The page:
“The parent test will be the test by which I judge our schools,” he said, adding in an interview that one of his goals as county executive is to make sure that no school closes for renovations during his time in office.
Both candidates expressed optimism about their prospects in the fall. Baltimore County has 309,589 registered Democrats compared to 143,111 registered Republicans, and the GOP has won only two elections for county executive dating back to the 1950s.
But a percentage of the Democrats vote like Republicans – and Redmer will be buttressed by what is expected to be a strong showing, in just about every corner of the county, by Hogan in the gubernatorial election. Most Redmer campaign signs note that he has been endorsed by Hogan – and his website has several graphic elements in common with Hogan’s.
Frequently, when Hogan’s challenger Benjamin T. Jealous (D) says or does something that Hogan attacks, Redmer calls on Olszewski to denounce it.
Closer to home, Redmer said his campaign has “consolidated the support” of Republicans who voted for his erstwhile opponent, Del. Patrick McDonough, in the GOP primary, and is also working to attract supporters of Olszewski’s vanquished Democratic primary opponents, County Councilwoman Vicki L. Almond and state Sen. James Brochin.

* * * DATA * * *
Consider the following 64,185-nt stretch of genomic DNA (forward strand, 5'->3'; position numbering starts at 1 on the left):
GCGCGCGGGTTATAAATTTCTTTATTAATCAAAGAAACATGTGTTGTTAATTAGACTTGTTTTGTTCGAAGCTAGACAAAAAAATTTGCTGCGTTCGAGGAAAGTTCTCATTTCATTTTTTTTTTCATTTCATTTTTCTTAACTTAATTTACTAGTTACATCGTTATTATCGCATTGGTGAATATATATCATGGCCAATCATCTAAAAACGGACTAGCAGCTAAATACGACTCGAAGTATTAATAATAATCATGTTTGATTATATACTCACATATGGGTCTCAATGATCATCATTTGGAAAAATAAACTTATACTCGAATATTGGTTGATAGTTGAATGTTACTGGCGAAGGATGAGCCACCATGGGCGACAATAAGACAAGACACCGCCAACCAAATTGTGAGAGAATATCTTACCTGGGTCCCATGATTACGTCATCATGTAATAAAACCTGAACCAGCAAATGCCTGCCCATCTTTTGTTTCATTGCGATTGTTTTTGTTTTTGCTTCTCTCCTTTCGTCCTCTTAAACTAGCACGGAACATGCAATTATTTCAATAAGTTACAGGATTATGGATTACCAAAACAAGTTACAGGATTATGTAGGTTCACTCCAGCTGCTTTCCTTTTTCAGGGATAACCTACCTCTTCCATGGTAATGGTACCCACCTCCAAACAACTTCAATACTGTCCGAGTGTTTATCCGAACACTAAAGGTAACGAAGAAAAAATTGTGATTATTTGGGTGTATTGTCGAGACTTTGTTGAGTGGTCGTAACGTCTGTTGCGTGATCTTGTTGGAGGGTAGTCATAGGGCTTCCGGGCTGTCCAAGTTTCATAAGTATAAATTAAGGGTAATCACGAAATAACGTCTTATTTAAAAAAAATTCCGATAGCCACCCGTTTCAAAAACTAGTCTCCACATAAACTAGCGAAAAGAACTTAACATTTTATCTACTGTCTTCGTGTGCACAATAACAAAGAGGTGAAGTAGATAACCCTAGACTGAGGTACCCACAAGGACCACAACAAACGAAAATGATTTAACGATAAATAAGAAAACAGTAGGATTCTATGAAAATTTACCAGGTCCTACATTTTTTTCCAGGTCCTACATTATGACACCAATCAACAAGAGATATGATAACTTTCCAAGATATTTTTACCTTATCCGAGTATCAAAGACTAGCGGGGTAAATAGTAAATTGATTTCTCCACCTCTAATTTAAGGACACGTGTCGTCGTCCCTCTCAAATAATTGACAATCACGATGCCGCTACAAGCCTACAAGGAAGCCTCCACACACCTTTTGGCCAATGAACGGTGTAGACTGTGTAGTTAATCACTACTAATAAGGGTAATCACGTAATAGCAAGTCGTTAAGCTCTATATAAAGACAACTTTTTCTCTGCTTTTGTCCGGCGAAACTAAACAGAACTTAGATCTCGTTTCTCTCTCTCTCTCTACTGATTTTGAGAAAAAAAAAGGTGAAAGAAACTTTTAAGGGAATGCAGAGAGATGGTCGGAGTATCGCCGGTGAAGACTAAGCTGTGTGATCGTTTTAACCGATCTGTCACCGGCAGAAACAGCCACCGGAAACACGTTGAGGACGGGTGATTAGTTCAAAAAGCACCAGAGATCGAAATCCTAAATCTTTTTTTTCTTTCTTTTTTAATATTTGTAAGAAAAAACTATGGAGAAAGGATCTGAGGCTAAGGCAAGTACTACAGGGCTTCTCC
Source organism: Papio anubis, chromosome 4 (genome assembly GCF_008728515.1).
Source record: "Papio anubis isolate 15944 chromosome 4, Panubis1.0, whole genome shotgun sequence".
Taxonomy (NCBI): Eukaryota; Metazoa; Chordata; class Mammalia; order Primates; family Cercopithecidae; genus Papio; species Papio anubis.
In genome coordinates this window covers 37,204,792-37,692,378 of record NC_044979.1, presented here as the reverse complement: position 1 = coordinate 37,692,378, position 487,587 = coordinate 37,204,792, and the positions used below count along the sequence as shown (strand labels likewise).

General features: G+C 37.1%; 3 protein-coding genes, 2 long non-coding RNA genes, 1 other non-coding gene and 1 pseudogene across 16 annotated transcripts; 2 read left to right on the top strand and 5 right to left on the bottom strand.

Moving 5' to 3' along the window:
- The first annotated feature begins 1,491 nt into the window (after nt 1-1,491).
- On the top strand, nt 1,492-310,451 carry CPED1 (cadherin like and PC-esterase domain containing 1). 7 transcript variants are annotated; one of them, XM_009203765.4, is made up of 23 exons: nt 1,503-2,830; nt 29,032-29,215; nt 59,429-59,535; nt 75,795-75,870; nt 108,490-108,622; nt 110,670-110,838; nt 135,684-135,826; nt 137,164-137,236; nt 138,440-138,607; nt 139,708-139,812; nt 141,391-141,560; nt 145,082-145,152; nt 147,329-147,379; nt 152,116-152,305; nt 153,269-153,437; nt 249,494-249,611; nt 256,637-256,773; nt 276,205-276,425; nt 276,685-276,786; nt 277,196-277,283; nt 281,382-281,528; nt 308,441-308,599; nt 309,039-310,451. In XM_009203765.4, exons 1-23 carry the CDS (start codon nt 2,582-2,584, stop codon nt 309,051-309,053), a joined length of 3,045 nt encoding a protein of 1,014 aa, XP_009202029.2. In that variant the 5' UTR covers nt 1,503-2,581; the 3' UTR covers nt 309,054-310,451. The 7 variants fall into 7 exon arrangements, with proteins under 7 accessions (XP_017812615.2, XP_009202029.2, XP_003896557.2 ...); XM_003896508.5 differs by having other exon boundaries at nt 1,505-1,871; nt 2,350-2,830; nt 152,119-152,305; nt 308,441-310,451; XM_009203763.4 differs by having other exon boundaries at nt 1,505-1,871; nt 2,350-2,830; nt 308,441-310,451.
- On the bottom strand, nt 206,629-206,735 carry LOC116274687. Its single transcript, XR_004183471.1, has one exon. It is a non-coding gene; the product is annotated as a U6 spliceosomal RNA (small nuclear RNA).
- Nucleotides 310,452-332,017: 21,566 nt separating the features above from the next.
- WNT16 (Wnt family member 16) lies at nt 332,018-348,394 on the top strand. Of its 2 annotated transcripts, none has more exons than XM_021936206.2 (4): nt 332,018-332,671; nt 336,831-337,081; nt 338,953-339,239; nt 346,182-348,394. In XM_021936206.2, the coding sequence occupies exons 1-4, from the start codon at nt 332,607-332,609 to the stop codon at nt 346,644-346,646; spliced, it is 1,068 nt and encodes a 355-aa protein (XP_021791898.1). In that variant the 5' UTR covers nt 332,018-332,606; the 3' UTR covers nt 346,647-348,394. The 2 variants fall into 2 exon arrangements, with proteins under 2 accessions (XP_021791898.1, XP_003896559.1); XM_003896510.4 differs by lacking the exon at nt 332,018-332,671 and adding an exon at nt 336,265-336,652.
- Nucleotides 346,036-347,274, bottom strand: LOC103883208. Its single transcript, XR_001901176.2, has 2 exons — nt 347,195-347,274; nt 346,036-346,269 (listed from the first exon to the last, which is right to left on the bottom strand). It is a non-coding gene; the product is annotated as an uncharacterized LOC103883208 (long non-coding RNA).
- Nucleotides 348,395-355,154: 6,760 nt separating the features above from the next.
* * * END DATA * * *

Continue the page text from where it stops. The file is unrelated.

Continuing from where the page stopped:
“There’s a lot of energy again,” Redmer said. “There’s a buzz. There’s an enthusiasm. And I will go anywhere in the county to compete for votes.”
Olszewski, who represented a district based in Dundalk, said he believes he is consolidating Democratic support, attracting new voters, and connecting with Democrats who have abandoned the party in the recent past. “We have expanded the map, having the base in Southeast Baltimore County,” he said.
Olszewski acknowledged Hogan’s popularity, but said he isn’t convinced it will extend to other Republican candidates and believes there is plenty of Democratic energy that will act as a counter-balance.
“The governor’s become a brand unto himself, which is helping him,” Olszewski said. “But there is a lot of Democratic enthusiasm out them. Even in places where there are Hogan Democrats, they’ll be Olszewski voters.”